The Audacity To Forget|GUEST COMMENTARY

Three years into President Barack Obama’s term, there are harsh critics in the media that were once strong supporters.  Today, still in this utterly brutal economy with one in six living below the poverty level, including many African Americans, we know the endless lists of struggles we are faced with that seem like a depression, only without the title. Now, African-American critics are highly vocal.

The reality of what President Obama and his administration were up against has not changed since he was elected.  There are those who are too critical, and even naive, in not considering that his first four years were going to be brutal for him, and for those of us who elected him.  There was going to be a backlash.

Some outspoken critics have decided to forget the infrastructure of racism that continues to weigh from subtle to outright blatant. The strategy for the end goal is to not have this African-American president re-elected, even if the country has to be taken down economically.  What we’ve recently witnessed with Congress and the debt debate should not have surprised any of us.  This non-existent economic turnaround is not the fault of President Obama.  We are to blame for not recognizing the extreme determination that would take place to keep him from being a two-term president.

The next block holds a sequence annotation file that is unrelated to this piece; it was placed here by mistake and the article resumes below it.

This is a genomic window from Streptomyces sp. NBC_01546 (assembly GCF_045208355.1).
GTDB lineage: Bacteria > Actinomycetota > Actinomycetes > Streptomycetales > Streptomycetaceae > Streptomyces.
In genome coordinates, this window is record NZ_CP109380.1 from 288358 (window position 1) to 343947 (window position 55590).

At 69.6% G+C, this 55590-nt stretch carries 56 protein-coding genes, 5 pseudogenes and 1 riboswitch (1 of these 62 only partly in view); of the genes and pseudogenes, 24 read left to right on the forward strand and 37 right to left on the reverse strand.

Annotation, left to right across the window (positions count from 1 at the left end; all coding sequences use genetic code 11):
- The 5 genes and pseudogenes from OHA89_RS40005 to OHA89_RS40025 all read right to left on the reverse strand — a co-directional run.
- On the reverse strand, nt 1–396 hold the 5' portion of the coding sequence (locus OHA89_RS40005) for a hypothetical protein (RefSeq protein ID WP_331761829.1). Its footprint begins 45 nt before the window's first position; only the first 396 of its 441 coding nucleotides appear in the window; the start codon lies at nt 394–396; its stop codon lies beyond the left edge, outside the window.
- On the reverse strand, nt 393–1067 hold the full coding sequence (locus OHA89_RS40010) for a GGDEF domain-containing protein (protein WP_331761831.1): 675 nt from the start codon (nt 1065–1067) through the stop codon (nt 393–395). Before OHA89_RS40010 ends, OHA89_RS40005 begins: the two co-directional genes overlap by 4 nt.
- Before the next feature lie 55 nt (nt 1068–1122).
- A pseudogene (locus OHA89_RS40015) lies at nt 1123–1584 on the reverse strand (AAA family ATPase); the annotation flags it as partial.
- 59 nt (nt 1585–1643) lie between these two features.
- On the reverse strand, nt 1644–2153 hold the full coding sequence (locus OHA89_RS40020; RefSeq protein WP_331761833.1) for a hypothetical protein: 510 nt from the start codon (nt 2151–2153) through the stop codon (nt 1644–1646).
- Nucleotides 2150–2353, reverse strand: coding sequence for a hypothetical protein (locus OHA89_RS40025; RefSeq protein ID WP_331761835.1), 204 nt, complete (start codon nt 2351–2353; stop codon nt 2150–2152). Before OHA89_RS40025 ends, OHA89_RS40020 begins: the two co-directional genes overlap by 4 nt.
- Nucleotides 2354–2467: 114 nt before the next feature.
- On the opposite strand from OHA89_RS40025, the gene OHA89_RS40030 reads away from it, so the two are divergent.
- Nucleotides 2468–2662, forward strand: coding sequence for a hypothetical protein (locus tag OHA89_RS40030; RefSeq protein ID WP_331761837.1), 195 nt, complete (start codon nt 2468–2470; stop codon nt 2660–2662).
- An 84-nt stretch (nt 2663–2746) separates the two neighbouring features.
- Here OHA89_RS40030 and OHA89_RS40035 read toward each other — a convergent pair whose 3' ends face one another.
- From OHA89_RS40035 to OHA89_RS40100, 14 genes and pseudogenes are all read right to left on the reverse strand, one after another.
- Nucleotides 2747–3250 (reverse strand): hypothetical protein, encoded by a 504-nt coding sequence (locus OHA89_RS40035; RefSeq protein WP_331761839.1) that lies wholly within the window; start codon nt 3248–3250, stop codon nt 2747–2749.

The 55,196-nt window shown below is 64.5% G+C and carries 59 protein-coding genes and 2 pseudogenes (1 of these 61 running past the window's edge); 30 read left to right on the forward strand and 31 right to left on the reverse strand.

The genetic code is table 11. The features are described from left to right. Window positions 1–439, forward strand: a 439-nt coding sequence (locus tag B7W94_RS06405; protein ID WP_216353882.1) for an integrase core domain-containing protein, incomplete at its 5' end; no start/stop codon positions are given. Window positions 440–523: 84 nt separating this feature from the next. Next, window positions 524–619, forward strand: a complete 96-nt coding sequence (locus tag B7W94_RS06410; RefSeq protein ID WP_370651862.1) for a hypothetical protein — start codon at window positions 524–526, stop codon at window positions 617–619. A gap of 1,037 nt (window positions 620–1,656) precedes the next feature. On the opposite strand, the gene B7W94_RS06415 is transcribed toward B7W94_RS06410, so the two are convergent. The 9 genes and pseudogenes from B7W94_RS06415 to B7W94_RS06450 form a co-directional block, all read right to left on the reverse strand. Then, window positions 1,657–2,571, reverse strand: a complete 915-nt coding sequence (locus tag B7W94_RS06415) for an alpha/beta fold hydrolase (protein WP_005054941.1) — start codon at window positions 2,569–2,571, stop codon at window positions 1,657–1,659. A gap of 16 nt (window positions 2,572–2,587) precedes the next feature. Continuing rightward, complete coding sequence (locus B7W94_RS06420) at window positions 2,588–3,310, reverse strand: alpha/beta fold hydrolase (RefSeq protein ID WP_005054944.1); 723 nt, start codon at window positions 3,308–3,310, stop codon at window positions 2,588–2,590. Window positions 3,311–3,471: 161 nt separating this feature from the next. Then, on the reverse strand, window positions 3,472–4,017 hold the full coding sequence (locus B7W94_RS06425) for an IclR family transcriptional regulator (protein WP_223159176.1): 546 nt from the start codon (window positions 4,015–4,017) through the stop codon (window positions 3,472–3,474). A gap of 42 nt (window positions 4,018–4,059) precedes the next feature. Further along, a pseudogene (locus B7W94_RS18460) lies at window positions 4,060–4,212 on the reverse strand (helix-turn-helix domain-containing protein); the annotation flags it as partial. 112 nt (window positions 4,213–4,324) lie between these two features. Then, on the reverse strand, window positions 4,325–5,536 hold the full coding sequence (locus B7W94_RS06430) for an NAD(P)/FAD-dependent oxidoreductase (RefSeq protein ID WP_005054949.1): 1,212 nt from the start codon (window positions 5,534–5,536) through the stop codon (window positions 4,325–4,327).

It seems as though some have forgotten the struggles and the price that was paid in years past.  Many of these critics should remember, not only how hard it was to elect the first African-American mayor or senator or congressman or governor, but also the aftermath of doing so. Remember the divisiveness, the planning, the anger (even rage) that had taken place right after the first elected term for people of color. There have always been different means of attempting to keep us from being elected or getting us out of office, like redistricting.  Voter ID laws were passed not to combat widespread voter fraud, we all know that.  This became a modern civil rights issue that was designed to weed out certain voters.  Do these highly vocal critics, who truly believe that there is still racism, think President Obama is only mildly affected by it?  No one thought that racism was going to evaporate, but they have highly

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